In a deeply personal reflection about racial polarization, Obama steadfastly aligned himself with black men in America.
For all the black men in America who suffer racial indignities; for all the black men who have been called the N-word by racists; for all the black men who feel marginalized — and invisible — in this republic, Obama, the nation’s first black president, stood with them.
I was proud of the president.
D’Souza’s tweets, however, are part of a broader campaign by conservatives to criticize the president no matter how obnoxious or disrespectful.
A few weeks ago, Sen. Ted Cruz, the Republican from Texas, criticized Obama’s Affordable Care Act by linking Obama to Nigerian con men.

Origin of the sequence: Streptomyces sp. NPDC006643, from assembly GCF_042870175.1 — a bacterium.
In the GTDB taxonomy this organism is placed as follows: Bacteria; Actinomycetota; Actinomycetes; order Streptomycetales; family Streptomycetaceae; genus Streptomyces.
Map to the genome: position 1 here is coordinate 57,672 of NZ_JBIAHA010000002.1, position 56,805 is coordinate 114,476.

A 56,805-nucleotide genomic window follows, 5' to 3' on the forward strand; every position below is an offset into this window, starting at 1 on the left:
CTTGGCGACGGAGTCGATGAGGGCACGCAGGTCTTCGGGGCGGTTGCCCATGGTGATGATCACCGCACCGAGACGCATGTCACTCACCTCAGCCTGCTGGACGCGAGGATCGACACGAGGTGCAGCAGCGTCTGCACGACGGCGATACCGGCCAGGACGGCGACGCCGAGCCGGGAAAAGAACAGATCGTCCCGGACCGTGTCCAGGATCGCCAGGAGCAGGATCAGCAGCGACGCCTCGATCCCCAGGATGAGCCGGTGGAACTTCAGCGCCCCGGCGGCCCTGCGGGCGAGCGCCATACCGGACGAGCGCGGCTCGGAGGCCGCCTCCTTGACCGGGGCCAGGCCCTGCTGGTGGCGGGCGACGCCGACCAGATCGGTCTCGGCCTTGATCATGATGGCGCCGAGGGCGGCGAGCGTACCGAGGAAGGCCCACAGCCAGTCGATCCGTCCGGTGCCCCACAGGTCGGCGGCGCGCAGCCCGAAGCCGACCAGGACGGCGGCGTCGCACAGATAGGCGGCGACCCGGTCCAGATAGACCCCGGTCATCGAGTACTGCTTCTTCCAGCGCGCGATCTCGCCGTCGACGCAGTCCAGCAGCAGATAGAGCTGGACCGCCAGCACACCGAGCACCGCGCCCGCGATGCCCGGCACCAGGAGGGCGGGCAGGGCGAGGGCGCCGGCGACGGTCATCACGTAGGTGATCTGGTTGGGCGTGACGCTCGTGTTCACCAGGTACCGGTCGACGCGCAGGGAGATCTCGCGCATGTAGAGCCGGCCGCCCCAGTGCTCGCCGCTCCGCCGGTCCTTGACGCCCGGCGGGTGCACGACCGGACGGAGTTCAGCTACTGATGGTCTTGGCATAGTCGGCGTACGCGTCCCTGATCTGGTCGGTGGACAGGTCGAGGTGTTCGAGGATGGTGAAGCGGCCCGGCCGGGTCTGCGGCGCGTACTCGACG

“You may have noticed that all the Nigerian email scammers have become a lot less active lately,” Cruz told a conservative audience. “They all have been hired to run the Obamacare website.”
This is what it’s come to in the halls of Congress: A black joke? And a black joke told in public?
But here’s the big picture: D’Souza and Cruz are desperate to fire up their right-wing base by any means necessary one year before congressional elections.
It’s unfortunate that even for a few weeks during a joyful season Republicans still need to show their disdain for President Obama.
For the GOP, hatred never takes a holiday.